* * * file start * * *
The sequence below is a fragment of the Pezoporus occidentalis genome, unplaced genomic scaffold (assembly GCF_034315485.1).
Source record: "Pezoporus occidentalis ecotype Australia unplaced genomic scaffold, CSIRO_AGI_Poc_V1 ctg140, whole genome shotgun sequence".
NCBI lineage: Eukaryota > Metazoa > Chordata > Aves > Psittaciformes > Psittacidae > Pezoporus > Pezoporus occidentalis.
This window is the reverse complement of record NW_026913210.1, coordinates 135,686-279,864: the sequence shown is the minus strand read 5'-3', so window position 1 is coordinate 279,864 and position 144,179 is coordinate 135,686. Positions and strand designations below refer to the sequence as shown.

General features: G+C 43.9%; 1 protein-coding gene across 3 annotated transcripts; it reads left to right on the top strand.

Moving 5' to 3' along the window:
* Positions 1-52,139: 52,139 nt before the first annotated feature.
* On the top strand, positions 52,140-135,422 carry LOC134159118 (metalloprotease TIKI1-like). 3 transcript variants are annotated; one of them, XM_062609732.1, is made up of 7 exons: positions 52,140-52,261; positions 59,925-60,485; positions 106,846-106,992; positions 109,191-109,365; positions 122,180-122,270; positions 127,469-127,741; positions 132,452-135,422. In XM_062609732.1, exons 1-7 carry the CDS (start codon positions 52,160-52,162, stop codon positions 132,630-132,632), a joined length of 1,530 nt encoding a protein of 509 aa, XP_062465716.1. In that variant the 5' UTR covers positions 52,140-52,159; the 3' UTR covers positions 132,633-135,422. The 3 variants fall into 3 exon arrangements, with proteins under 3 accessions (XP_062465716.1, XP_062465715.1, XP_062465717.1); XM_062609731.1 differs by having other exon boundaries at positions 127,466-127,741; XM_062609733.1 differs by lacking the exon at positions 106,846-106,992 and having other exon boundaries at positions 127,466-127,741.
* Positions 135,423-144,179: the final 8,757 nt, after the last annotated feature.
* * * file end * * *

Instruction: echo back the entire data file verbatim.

The sequence below is a fragment of the Pezoporus occidentalis genome, unplaced genomic scaffold (assembly GCF_034315485.1).
Source record: "Pezoporus occidentalis ecotype Australia unplaced genomic scaffold, CSIRO_AGI_Poc_V1 ctg140, whole genome shotgun sequence".
NCBI lineage: Eukaryota > Metazoa > Chordata > Aves > Psittaciformes > Psittacidae > Pezoporus > Pezoporus occidentalis.
This window is the reverse complement of record NW_026913210.1, coordinates 135,686-279,864: the sequence shown is the minus strand read 5'-3', so window position 1 is coordinate 279,864 and position 144,179 is coordinate 135,686. Positions and strand designations below refer to the sequence as shown.

General features: G+C 43.9%; 1 protein-coding gene across 3 annotated transcripts; it reads left to right on the top strand.

Moving 5' to 3' along the window:
* Positions 1-52,139: 52,139 nt before the first annotated feature.
* On the top strand, positions 52,140-135,422 carry LOC134159118 (metalloprotease TIKI1-like). 3 transcript variants are annotated; one of them, XM_062609732.1, is made up of 7 exons: positions 52,140-52,261; positions 59,925-60,485; positions 106,846-106,992; positions 109,191-109,365; positions 122,180-122,270; positions 127,469-127,741; positions 132,452-135,422. In XM_062609732.1, exons 1-7 carry the CDS (start codon positions 52,160-52,162, stop codon positions 132,630-132,632), a joined length of 1,530 nt encoding a protein of 509 aa, XP_062465716.1. In that variant the 5' UTR covers positions 52,140-52,159; the 3' UTR covers positions 132,633-135,422. The 3 variants fall into 3 exon arrangements, with proteins under 3 accessions (XP_062465716.1, XP_062465715.1, XP_062465717.1); XM_062609731.1 differs by having other exon boundaries at positions 127,466-127,741; XM_062609733.1 differs by lacking the exon at positions 106,846-106,992 and having other exon boundaries at positions 127,466-127,741.
* Positions 135,423-144,179: the final 8,757 nt, after the last annotated feature.